As Inquiries into nuclear activities go, the findings of the three-year Inquiry lead by Michael Redfern QC published today, stand out as a refreshingly honest and hard-hitting indictment of the cavalier and unethical practices of harvesting organs from deceased Sellafield workers from the 1960’s to 1992.
Few individuals or organisations directly involved in the removal of an obscene number of organs during coroners’ or hospital post-mortems remain unscathed by the Inquiry, with criticisms levelled at British Nuclear Fuels plc (BNFL), its predecessor UKAEA, Pathologists and Coroners involved in West Cumbria at the time.
Whilst the long-held suspicions of Sellafield’s ‘Body Parts’ malpractices have been well and truly upheld by the Inquiry, the level of malpractice will have shocked most observers. For the families of the 64 Sellafield worker cases, the Inquiry’s findings may bring some level of closure, but trust in the nuclear industry will have been dented by the extent of the collusion between the authorities involved and the widespread lack of openness and consideration towards the families whose consent for the harvesting of organs was not sought.
Providing the Inquiry with over 40 files containing information relating to Sellafield families, CORE wholeheartedly welcomes the work of Michael Redfern QC and his team whose Inquiry solicitor Stephen Jones had earlier thanked CORE for giving ‘a valuable lead into everything at an early stage’. The files had been collated by CORE over a number of years from the late 1980’s onwards during the operation of a compensation fund it had organised for Sellafield workers and families.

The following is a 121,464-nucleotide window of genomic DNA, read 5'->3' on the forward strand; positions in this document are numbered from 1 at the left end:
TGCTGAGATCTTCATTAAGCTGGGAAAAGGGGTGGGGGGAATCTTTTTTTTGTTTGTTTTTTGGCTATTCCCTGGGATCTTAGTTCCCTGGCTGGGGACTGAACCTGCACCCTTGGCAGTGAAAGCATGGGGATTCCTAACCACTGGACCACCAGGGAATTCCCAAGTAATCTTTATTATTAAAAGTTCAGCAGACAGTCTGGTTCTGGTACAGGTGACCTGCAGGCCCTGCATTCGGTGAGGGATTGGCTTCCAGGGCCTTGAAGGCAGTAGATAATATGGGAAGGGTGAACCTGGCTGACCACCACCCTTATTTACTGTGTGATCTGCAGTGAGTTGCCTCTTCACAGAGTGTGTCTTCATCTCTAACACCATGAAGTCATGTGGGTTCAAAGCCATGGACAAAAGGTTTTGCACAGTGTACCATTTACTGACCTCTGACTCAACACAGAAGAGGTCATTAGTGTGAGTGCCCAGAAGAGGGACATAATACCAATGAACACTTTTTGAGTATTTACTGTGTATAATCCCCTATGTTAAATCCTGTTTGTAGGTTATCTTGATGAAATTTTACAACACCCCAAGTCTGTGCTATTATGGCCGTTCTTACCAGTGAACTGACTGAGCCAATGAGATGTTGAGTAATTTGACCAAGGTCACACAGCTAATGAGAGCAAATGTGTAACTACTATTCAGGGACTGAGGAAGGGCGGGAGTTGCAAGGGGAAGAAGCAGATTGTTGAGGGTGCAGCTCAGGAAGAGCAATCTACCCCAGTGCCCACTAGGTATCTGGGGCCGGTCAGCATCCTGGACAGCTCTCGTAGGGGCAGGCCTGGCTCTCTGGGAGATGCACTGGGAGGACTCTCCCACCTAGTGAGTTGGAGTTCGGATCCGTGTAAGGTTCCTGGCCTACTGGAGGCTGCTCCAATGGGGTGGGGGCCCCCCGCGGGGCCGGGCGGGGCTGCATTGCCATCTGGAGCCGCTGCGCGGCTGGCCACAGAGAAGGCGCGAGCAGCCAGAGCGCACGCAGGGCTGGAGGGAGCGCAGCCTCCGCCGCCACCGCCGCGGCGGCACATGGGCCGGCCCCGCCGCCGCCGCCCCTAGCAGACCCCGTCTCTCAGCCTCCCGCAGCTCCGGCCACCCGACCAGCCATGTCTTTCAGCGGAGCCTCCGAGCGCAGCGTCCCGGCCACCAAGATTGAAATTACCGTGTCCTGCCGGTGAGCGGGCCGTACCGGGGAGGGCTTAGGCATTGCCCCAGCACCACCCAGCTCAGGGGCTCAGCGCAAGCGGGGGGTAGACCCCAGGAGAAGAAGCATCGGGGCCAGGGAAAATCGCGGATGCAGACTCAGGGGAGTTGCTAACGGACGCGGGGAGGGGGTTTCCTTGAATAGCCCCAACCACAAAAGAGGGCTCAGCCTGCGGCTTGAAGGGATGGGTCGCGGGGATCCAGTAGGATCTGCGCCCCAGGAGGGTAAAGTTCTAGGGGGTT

CORE’s spokeman Martin Forwood said today:
“The families will undoubtedly be experiencing a mixture of relief that the truth of the body-parts scandal has been exposed and dismay that they were so badly let down by those claiming to have their welfare and best interests at heart. For those at the time grieving the loss of a family member, it is difficult to imagine a more heartless betrayal of trust by those directly involved in the scandal”.
The Inquiry paid significant attention to the role played by Dr Geoffrey Schofield (died 1985) after whom a ‘prestigious’ laboratory is named at the Westlakes Science Park near Whitehaven. As Sellafield’s Chief Medical Officer who analysed 53 of the 64 former Sellfield workers organs, he was found to have given no consideration to the ethics of his work and to have taken dubious steps to obtain organs in cases that were of particular interest to him. His successor Dr Lawson showed an equal lack of ethical awareness and the work of both remained largely unsupervised by the BNFL Board.
Equally damning is the Inquiry’s finding that all the pathologists involved were not only profoundly ignorant of the law under which they carried out the post-mortems but also that they pandered to BNFL’s needs. In removing organs during post mortems without family consent, they breached the provisions of the Human Issue Act 1961.
Coroners too came in for criticism from the Inquiry for leaving families in the dark, failing often to read post mortem reports, and assisting BNFL, the National Radiological Protection Board (NRPB) and the Medical Research Council (MRC) to obtain organs heedless of whether family consent had been obtained.
With its remit widened beyond the former Sellafield worker cases, the practice of organ harvesting at other facilities in the UK was also investigated by the Redfern Inquiry – some 6000 cases in total. As with Sellafield, no family consent had been obtained.
Martin Forwood added:
“We’ve today heard the Government’s apology for these wrongdoings in West Cumbria and elsewhere, and been given assurances that a tightening of laws and regulations will ensure they will not be repeated. We trust that the industry has learned from Michael Redfern’s lesson, and does not revert to type once the dust of his Inquiry has settled”.